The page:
“I tell folks that a lot of people have lauded our GUI as the best in crypto and that may be true. That said, Bram and I consider it a piece of poo and is totally the minimum viable product we could ship!” This is the response I get from Gene Hoffman, President and COO of Chia Network, while chatting with him about their Windows client. I wouldn’t necessarily say its that bad, but the reason we are sitting down to chat is that there is a lot of room for improvement. I fully agree it looks great and is highly functional especially for less technically comfortable users. But that is the problem we are facing.
When Chia Network launched, less than 2 months ago let’s remember, there wasn’t a chance in the world they expected it to blow up like this. Most people would expect that the majority of serious farmers would be running this on Linux as a series of microservices each handling their specific task. And that is likely true, when you consider their proportion of netspace. However, there are also hundreds of thousands of Windows home PCs connected together in an open network and that is a huge accomplishment, from one perspective – but a huge risk from another.
I have conducted a pretty thorough review of the Chia Network windows client, and having spoken to Gene about what I have uncovered it comes as no surprise to them. The architecture of the client is a series of trade-offs between functionality and security. They know that python is potentially not the most performant option in all cases, but it does have a highly secure network front end. So they use it, because they can’t take other hardening options without too much sacrifice to the user experience.
First, the service deployment. Each of the Chia services runs as the local (usually administrative) user and has access to all the files available to every other service, including configuration and private keys. Also to the rest of the system. There is an obvious solution to this problem, but it will make running and managing the Windows client extremely difficult, especially for the novice users that cannot be discounted. When I suggested it to Gene he agreed it was the best solution, and a total non-starter as it would set the bar of entry too high for new users. I don’t love it, but he’s probably not wrong.
Another issue with how the services are deployed is that they are each running a Python3 instance that calls the rest of the code required to run the full_node, wallet, or farmer applications. Again, Python3 itself isn’t the issue, it is as secure as it gets for something of this nature. But it is a shell and with the correct exploit it can be a very permissive compromise. Which is why the user account that runs that Python shell should always be setup with the least permission security mode. It also requires opening the Windows Defender Firewall to the application rather than a specific set of ports.
The answer to both these issues is to run each service as its own user account with explicit permissions to exactly what they need in the chia-blockchain and .chia folders. This will mean that even if the full_node is compromised it won’t have access to the rest of the files or keys. But most importantly it won’t have full administrative access to the user account running the Chia application. This will also lead into my next suggestion:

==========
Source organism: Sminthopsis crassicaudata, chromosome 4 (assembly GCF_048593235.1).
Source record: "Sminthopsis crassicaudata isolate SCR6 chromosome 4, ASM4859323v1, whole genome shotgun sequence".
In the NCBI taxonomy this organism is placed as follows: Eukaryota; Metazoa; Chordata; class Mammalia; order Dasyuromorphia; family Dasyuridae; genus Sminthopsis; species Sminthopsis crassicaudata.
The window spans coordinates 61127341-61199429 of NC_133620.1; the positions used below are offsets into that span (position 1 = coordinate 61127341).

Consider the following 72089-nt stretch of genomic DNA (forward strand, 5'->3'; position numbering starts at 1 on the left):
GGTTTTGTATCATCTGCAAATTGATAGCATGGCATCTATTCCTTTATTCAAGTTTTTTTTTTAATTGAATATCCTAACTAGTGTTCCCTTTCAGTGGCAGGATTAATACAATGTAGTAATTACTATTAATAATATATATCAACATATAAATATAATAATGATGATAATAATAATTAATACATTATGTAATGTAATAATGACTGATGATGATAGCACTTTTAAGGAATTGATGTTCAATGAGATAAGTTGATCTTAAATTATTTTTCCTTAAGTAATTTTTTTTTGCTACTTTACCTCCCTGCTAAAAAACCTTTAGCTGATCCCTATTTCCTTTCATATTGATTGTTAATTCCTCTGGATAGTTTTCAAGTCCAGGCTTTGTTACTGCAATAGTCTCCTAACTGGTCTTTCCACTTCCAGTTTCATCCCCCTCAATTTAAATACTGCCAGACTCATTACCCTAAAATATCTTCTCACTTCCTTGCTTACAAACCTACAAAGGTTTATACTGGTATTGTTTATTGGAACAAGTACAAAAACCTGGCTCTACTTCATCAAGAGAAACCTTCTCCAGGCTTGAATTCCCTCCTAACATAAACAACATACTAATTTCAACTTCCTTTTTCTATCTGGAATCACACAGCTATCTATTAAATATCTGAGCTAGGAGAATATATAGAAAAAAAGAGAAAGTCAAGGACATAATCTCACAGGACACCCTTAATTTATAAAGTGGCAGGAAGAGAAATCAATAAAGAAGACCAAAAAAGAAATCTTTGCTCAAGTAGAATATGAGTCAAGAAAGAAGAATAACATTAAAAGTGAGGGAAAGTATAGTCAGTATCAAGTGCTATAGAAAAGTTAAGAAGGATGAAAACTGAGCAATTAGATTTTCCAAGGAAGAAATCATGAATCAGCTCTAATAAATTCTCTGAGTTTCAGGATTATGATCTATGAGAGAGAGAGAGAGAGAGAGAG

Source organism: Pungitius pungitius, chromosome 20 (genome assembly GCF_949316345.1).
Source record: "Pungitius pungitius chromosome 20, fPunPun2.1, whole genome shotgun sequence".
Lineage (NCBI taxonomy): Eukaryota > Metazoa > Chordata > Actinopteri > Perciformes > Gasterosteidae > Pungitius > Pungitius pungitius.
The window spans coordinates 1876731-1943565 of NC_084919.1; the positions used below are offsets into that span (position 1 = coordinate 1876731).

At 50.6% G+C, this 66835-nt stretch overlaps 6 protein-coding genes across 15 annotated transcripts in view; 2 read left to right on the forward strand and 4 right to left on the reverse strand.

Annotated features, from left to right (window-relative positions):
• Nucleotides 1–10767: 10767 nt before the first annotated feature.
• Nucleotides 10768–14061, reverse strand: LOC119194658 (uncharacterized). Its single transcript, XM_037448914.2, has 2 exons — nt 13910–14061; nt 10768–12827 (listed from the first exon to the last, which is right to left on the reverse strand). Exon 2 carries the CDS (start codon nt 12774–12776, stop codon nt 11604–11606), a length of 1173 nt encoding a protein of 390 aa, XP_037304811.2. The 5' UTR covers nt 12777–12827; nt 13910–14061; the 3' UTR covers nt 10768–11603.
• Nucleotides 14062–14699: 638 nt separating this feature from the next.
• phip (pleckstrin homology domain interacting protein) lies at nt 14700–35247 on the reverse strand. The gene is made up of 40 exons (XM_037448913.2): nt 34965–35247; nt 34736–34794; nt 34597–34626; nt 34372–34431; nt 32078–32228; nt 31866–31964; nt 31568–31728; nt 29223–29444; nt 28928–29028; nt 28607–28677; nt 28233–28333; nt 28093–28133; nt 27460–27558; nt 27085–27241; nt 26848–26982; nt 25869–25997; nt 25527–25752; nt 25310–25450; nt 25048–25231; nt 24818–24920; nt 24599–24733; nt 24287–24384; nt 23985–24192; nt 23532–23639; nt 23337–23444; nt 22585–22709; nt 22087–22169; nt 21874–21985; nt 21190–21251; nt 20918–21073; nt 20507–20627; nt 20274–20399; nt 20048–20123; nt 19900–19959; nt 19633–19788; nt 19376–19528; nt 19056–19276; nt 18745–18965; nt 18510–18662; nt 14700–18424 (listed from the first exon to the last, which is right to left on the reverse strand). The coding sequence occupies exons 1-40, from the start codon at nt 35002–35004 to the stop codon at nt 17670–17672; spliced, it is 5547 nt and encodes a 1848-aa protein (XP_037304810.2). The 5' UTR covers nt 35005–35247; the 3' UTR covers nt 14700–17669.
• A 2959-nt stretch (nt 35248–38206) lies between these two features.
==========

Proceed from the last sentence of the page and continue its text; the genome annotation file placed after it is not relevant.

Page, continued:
Separate the GUI from the production services, either by running it as a webservice that talks to the other services through a websocket or internal API or by just launching it as a separate client without a node, farmer or wallet that talks directly to the others through an API. A lot of this work is already done, and it is simply a matter of repackaging. And then once we are doing this, I have a laundry list of ideas including changing how certificates are stored and issued to changing how they authenticate the client users.
But this is actually where I begin to step out of my lane. I can identify security issues with the application and make high level recommendations on how to architect it better. But I am not a developer or programmer. In order to fix it and develop a real Windows application that could be legitimately run in a datacenter or conscientious home network we would need some serious community involvement. The ROI isn’t there for the Chia Network team to develop and maintain a serious Windows client for serious Windows admins. And it likely never will be.
But this is an open-source project for a reason, and to be blunt – we don’t need them. Actually, we would need them, probably a lot, but we don’t need them to lead the project. What we need is a real developer willing to sit down and design a real Windows Server application with a roadmap and everything. This will take a lot of time, but it is important to me. So what I am going to do is put 1 XCH into a fund with the following address and implore everyone who wants a better Windows client to donate. I have a companion post coming to address the details, but basically, I want to incentivize the development of better Chia software. We got a better plotter thanks to Mad Max, now lets get a better client.
Contest Address: xch1hew8r5fw70fv6rlk5ur4axlsjzkl4d5uy4d6lj8fme3t5mvwuacq37kgff